Wednesday, June 22, 2011

MetaWatch : An Open Letter -- The Response

I recently sent an open letter to the makers of Meta Watch, in the hopes of discovering more about the company's future plans for their watches, which are currently available for pre-order, and should start shipping to developers/customers on June 30th.  David Rosales, the Director of Technology at Meta Watch, was kind enough to provide me with a reply.  It is posted below:


Don't feel like an outcast. There are a lot of "dinosaurs" wearing watches. The industry sells well over a billion watches per year (note that I didn't say "devices"). The fashion watch category is at an all time high right at this very moment. What I would agree to instead is that "time" as the primary service a watch provides is not as relevant as the fashion today. Telling time is a convenience, but it's only one clock out of several dozen you have access to throughout the day (think microwave oven, DVD player, computer, phone, bank signs, car dash boards, etc). Most watches today are primarily status symbols (luxury) or accessories (fashion).

Digital watches are a little different. They are a minuscule minority of the luxury and fashion categories. Unlike these other watches, digital watches either have a very specialized functional offering (like sport timers), or they are dirt cheap, or both. Both types use battery and display technology that have not changed very much in 25 years.

We think there is a need for a new kind of watch. One that does not fit into today's watch categories.

First a little background:

I think we can all agree that the computing world has changed, but it's hard to see exactly how profound the changes are since we are right in the middle of it all. Smartphones have been around for 10 years (my first was a Handspring with a mobile phone add-on), but the convergence of real time web, cloud computing, fast packet switched mobile networks, mobile processors, device memory, touch interfaces, an explosion of powerful development frameworks (and developers to go with them) have finally created the right kind of user experience. We are now firmly within a new age of computing. The PC age has ended and we are witnessing the transformation to the mobile computing age. Instead of one computer per person, we now have dozens. In the near future there will be hundreds.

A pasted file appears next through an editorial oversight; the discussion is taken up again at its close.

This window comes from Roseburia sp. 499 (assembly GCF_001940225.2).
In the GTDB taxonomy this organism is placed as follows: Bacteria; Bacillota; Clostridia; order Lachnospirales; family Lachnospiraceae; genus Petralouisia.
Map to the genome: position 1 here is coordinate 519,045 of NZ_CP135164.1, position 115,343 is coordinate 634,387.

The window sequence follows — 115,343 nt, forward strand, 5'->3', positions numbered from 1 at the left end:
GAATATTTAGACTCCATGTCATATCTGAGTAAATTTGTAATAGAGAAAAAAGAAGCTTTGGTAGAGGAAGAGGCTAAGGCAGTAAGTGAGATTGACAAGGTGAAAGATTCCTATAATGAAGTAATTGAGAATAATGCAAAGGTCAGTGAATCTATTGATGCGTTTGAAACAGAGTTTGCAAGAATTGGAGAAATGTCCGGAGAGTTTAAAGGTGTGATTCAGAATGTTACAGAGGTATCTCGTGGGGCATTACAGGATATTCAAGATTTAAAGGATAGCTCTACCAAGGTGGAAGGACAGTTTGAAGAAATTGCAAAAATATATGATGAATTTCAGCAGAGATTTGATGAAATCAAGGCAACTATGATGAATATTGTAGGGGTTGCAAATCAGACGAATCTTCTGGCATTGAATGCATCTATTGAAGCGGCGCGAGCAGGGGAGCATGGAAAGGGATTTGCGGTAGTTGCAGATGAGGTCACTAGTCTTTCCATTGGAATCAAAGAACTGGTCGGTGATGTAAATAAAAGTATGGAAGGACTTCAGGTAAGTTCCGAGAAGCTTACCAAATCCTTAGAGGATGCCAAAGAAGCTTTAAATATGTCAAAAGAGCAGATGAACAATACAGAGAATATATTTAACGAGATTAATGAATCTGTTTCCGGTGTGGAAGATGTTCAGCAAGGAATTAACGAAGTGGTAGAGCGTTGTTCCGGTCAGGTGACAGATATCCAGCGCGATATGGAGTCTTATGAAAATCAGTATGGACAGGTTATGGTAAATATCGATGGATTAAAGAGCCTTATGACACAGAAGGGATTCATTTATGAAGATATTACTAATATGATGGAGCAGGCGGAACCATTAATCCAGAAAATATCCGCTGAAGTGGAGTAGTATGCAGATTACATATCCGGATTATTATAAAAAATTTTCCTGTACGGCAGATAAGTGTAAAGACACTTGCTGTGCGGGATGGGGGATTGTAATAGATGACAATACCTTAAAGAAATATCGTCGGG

Here are a few axioms I believe are true. I think it will give you some insight into our philosophy for MetaWatch.

  • The computer (connected to a super computer) in our pocket we call a phone will make the personal area network a true reality (another 10+ year old technology finally coming of age).
  • Only a few of those processors we wear/carry we use will actually have displays. For the rest will use whichever interface (screen) is the most convenient for the type of task we want to accomplish.
  • The wrist is the most convenient, technically feasible, and socially acceptable location on the body for a wearable display.
  • Wearable technology will only succeed if it is fully integrated with fashion design. You carry a device, you wear fashion.
  • Great technology adds more value (aka convenience) than attention it takes to use it. It should not overstep it's main purpose.
  • The wristwatch is the worlds greatest glanceable display and the most successful wearable display technology (invented over 100 years ago). The 80/20 of a watch is 80(glance)/20(everything else).
  • The pocket watch did not jump to the wrist until people were pulling it out of their waistcoat dozens of times per day (convenience) AND it became socially acceptable to wear (fashion). The technology was available to have wrist watches for decades prior to both these events...
Now, I'll try to answer your questions to the best of my ability:


What is the platform roadmap? Is this the first watch in a long line of compatible watches, or a one-off watch that is doomed to obscurity?